A new automotive auction record was set this past summer when a 1962 Ferrari 250 GTO Berlinetta with a legitimate racing history crossed the block in Carmel, California for $38 million. The Ferrari 250 GTO was intended from the start to be entered into motor racing competition, and with only 39 models made in order to satisfy the FIA's Group 3 Grand Touring Car regulations, the 296 horsepower, 12-cylinder coupe has been called the 'best Ferrari of all time' by a long list of vaunted publications due to its performance, the beauty of its styling, and its rarity. The particular example that was sold at auction in 2014 had actually been plying race circuits around the world in the company of its owner, Fabrizio Violati, until just a few short years ago - which is incredible given the absolutely bonkers value associated with the model.
In an era where insane performance can be squeezed out of even mid-size sport sedans, artificial scarcity is one of the best ways to make a name for yourself as a supercar brand. Swedish automaker Koenigsegg is no stranger to this strategy, which was most effectively employed in the marketing of the Koenigsegg Trevita. There were only three versions of this car ever built. Three. Period. The car sold for just over $2 million, so this means that the folks at Koenigsegg had the chance to squeeze $10 million, or even $15 million out of the Trevita but decided to arbitrarily stop at $7 million.
No matter - what's done is done, and if you look a little more closely at the Trevita you'll realize that it's actually a special edition of the more common Koenigsegg CCXR that has been given 'carbon weave' bodywork that is white in color (giving rise to its name, which means 'three whites' in Swedish). The Trevita offers a top speed of more than 250 miles per hour, made possible in part by its 1,000 horsepower, 4.8-liter twin-supercharged V-8 engine.
Named after the northern wind that blows through Spain, the Tramontana is an open-wheel style sports car that is motivated by a 710 horsepower turbocharged V-12 borrowed from Mercedes-Benz. Together with the car's extremely lightweight carbon fiber and aluminum design, this is enough to propel the Tramontana to just over 200 miles per hour. You can buy one and two-seat editions of the car, but we don't recommend the latter unless you know someone crazy enough to sit in the Tramontana's open cockpit with you (there's a closed-cockpit version for wusses).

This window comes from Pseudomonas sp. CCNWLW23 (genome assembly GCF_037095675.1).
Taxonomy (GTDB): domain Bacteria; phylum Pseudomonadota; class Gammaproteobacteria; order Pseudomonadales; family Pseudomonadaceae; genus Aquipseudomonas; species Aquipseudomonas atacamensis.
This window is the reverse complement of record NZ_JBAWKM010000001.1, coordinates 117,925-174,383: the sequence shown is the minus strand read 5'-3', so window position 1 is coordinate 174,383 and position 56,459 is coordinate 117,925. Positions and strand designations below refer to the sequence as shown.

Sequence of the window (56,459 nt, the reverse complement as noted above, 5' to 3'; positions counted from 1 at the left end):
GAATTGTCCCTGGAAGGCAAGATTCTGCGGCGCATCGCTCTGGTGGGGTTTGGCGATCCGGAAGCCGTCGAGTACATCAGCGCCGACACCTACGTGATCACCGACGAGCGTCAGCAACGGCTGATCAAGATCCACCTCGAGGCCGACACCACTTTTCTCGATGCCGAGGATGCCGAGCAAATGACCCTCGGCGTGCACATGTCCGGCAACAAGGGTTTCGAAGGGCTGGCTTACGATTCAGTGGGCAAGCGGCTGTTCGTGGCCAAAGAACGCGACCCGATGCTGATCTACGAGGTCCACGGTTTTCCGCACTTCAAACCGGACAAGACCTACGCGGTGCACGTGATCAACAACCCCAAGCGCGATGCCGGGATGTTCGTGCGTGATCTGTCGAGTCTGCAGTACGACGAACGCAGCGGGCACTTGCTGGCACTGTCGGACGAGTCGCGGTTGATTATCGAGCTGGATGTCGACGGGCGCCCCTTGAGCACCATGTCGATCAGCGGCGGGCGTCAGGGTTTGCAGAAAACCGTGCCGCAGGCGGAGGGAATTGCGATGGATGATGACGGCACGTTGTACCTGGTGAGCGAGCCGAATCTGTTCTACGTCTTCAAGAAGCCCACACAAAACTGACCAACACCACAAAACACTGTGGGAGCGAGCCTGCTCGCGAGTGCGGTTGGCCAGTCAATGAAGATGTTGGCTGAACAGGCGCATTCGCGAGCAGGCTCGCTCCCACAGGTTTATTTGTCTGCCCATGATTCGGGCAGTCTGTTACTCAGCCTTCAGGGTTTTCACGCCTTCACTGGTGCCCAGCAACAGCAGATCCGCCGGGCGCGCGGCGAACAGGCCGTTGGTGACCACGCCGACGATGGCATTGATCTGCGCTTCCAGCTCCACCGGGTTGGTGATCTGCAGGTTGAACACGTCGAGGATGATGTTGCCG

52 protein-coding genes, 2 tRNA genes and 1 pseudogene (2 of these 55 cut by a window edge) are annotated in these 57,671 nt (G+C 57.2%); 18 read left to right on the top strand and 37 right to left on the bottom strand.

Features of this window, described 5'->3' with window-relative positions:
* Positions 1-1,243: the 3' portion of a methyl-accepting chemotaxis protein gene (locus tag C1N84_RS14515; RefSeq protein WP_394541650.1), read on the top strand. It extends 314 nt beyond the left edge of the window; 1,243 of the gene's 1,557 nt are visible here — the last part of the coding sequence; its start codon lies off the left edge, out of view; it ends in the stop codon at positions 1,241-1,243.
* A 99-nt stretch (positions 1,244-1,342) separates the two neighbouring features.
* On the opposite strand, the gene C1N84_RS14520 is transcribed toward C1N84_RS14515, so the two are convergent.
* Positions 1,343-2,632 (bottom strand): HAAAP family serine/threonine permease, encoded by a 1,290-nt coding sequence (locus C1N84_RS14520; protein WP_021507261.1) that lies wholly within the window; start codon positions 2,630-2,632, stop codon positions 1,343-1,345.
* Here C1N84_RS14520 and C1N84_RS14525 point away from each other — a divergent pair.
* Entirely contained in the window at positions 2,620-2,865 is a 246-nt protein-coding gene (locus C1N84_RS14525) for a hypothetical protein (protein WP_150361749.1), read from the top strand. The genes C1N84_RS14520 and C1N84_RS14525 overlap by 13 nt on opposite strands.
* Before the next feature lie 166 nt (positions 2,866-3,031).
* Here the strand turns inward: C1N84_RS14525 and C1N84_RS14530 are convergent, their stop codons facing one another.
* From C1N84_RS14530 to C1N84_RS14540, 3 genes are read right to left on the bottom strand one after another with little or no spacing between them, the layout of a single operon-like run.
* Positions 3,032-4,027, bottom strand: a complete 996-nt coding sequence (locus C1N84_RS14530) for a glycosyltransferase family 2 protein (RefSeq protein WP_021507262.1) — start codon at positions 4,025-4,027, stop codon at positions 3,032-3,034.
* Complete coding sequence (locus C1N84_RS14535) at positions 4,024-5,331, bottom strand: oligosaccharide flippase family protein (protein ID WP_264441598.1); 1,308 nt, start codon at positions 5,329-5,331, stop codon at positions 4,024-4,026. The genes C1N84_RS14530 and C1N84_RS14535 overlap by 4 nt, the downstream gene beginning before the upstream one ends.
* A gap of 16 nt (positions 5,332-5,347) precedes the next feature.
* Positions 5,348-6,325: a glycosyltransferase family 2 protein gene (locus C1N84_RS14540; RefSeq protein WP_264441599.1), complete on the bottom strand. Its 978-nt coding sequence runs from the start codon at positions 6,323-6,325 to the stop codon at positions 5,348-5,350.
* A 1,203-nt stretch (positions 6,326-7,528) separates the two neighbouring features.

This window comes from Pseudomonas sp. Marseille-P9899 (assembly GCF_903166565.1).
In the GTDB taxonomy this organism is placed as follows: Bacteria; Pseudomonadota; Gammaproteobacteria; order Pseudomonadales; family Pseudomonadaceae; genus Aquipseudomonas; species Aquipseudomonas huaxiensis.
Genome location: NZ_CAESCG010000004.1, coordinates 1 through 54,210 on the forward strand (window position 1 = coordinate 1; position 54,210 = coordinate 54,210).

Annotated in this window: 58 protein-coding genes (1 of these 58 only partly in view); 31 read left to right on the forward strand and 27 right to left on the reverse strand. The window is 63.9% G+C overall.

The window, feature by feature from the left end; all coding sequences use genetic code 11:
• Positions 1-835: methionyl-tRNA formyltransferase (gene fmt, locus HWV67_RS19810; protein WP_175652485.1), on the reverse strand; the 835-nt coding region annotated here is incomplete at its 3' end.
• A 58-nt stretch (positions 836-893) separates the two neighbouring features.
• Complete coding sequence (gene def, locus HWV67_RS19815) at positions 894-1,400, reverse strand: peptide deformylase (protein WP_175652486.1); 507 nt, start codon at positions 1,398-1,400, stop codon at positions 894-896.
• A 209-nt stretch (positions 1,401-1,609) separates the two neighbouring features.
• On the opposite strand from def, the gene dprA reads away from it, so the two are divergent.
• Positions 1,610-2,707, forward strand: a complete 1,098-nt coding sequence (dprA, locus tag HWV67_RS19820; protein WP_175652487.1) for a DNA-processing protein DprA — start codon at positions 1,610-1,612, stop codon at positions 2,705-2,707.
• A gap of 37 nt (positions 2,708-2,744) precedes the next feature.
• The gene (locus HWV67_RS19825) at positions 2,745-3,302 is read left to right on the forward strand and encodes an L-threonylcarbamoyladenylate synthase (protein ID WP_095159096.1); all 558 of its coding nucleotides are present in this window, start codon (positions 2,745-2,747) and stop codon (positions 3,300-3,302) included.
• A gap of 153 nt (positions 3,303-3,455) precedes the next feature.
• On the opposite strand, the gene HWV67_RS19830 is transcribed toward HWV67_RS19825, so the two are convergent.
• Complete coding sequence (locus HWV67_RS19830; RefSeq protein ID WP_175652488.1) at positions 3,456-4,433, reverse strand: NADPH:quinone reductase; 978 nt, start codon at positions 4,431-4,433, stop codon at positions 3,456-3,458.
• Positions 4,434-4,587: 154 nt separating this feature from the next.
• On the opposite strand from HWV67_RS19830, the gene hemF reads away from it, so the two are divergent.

Why is the Tramontana (which is built by Advanced Design Tramontana in Spain) on our list? I mean, sure it's fast, but so is the Corvette ZR-1, right? You see, they only build 12 of these cars per year - one for each month on the calendar - and the vehicle costs $700,000. Oh and instead of a serial number, every Tramontana comes with a special verse of poetry specific to that car. And the badge on the front is made entirely out of white gold. Yeah.
The Bugatti Veyron has almost become a cliché in the world of exclusive cars. Media saturation has turned a vehicle of which less than 500 were ever made into a perpetual superstar, so if you want to really turn heads amongst the secret cartel of business leaders who control the world's economies and governments you need to roll up in the Bugatti Veyron Pur Sang. There are just five of these cars on the planet, finished in carbon fiber and aluminum, and wearing a price tag of close to $3 million. The 16-cylinder engine that comes with the Pur Sang still develops 1,0001 horsepower, and its all-wheel drive system ensures a launch to 60-mph in 2.5 seconds.
Way back in the mid-60s, Jaguar built 12 very special aluminum-bodied versions of the Jaguar E-Type coupe to be entered into racing competition. The thing is, they planned to build 18, and never got around to finishing the project - until this year. Jaguar has decided to take the six remaining chassis numbers from the original batch of aluminum E-Types and put together a half -dozen continuation Jaguar E-Type Lightweight models. The 3.8-liter, six-cylinder cars will produce over 300 horsepower and be entirely hand-built using the techniques employed by Jaguar during the original production era. Expect a price tag of over $1.6 million each once these gorgeous retro-racers go on sale.